Boot Hill Cemetery
By Marva Ellwanger
Sidney, Nebraska’s original cemetery was once a national story!
Let’s go back in time to August of 1922. G.H. Austin of Julesburg, Colorado arrived at Sidney’s Boot Hill Cemetery with 15 men. Austin was contracted by the U.S. Government to relocate the buried bodies of 20 Fort Sidney soldiers and six Pawnee Indian scouts. No soldier was to be left behind.
Where to begin, though. Sidney’s first cemetery was active from 1868 to 1894. Originally, it had been created to lay fallen soldiers to rest who had been sent to protect Union Pacific railroad workers from Indian raids. However, as time marched on, soldiers weren’t the only people who were buried at Sidney’s Boot Hill.
When gold was found in the Black Hills of South Dakota, Sidney became the jumping off point for those seeking their fortune. Sidney’s population surged, and it became the toughest town on the tracks. As many as 80 saloons, gaming halls, and brothels lined Front Street. Unattended and abandoned for almost 40 years, Sidney’s forgotten cemetery became known for midnight burials.
The government also sent Captain Harry Northcott to oversee the recovery of soldiers from Boot Hill. Thanks to the passage of time and hundreds of unmarked graves, both men knew this was going to be an impossible task. After talking to people from the area, they started digging.
Austin went about methodically separating each set of bones and packing them into a metal-lined box 26 inches long and a foot wide. Each box contained the remains of one person. Each was numbered and given a detailed description.
While the townsfolk looked on, one soldier, an American Indian officer, was found wearing a United States Army uniform. He was loaded with beads and wrapped in an army blanket. One of the workers scooped a handful of beads and dropped them over the fence for those that came to watch.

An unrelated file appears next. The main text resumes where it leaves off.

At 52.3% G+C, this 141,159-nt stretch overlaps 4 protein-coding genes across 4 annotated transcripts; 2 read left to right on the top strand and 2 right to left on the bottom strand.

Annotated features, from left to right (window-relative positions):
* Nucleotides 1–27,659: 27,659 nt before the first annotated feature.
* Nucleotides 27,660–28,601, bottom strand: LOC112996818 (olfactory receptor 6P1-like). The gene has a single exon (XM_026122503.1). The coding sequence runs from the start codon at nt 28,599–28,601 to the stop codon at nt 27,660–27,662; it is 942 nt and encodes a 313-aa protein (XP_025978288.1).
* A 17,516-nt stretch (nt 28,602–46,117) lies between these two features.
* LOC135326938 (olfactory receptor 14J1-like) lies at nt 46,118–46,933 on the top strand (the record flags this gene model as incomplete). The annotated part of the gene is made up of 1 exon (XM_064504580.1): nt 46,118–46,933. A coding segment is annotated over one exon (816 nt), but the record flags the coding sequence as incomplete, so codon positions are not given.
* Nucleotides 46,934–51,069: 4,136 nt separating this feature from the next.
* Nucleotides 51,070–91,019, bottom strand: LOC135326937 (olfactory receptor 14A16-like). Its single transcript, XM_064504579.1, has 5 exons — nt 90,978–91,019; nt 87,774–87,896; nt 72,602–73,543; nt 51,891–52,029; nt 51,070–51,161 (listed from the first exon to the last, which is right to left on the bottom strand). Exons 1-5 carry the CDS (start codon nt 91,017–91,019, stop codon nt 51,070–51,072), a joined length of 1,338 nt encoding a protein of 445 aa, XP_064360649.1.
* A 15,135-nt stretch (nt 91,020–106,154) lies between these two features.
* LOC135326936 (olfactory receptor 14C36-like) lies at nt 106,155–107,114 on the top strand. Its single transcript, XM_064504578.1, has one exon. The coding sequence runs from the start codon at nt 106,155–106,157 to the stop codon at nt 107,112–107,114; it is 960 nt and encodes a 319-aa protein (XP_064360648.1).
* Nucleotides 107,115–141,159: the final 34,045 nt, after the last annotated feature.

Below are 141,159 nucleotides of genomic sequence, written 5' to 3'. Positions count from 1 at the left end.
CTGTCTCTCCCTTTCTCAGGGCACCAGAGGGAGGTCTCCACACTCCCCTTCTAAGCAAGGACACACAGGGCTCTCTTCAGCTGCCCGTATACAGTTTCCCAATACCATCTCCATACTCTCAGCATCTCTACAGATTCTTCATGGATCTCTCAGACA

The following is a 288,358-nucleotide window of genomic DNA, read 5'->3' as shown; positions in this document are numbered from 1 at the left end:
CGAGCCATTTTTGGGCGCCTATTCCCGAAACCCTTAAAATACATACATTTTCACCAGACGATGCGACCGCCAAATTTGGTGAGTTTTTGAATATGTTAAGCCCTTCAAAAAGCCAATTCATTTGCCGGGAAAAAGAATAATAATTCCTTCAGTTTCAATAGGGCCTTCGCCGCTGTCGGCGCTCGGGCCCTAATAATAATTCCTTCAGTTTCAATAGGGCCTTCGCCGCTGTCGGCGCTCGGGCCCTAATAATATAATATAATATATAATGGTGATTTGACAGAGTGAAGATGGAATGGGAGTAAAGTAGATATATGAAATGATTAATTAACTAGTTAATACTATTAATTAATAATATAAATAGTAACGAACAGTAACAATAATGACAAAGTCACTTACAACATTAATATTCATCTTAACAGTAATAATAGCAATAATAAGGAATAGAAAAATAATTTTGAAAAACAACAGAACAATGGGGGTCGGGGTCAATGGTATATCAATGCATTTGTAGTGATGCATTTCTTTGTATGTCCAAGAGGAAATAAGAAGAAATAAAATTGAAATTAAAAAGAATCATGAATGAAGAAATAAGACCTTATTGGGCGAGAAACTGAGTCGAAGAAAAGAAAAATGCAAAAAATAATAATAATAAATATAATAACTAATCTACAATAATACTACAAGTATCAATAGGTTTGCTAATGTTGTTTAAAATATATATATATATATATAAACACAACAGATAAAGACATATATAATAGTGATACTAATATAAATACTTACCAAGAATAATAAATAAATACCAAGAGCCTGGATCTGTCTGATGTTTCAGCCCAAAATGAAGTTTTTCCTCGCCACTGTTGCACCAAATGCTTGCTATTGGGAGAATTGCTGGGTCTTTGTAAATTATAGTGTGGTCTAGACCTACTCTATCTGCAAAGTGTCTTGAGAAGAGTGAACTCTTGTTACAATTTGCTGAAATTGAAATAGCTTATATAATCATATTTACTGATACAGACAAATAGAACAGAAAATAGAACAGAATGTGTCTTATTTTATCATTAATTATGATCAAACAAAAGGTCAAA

Another body found was a woman buried along with her infant. They had both been shot and had numerous buckshot wounds.
They also found a man with 12-gauge wire around his neck, whose hand was brought up to the side of his head and secured with the same wire. Each body exhumed had a story to tell. Many of the stories were told in letters sent to Austin’s nephew.
When the last soldier was found, the digging stopped. In all, 211 bodies were exhumed. Captain Northcott had been sent to remove the bodies of 21 soldiers and two civilians that were relatives of a soldier. The rest were Indian scouts, women, children, gunfighters, saloon girls and settlers to the area. Unclaimed bodies were relocated to Fort McPherson. A few went to Sidney’s Greenwood Cemetery.
Only a portion of the cemetery was exhumed. A large portion of the graves were left untouched. Today, a large part of Boot Hill has been paved over by Sidney’s Elm Street and covered by active railroad tracks. Austin’s report claimed there were roughly around 200 bodies still resting in the cemetery. Unofficially, this number could easily be more than 700.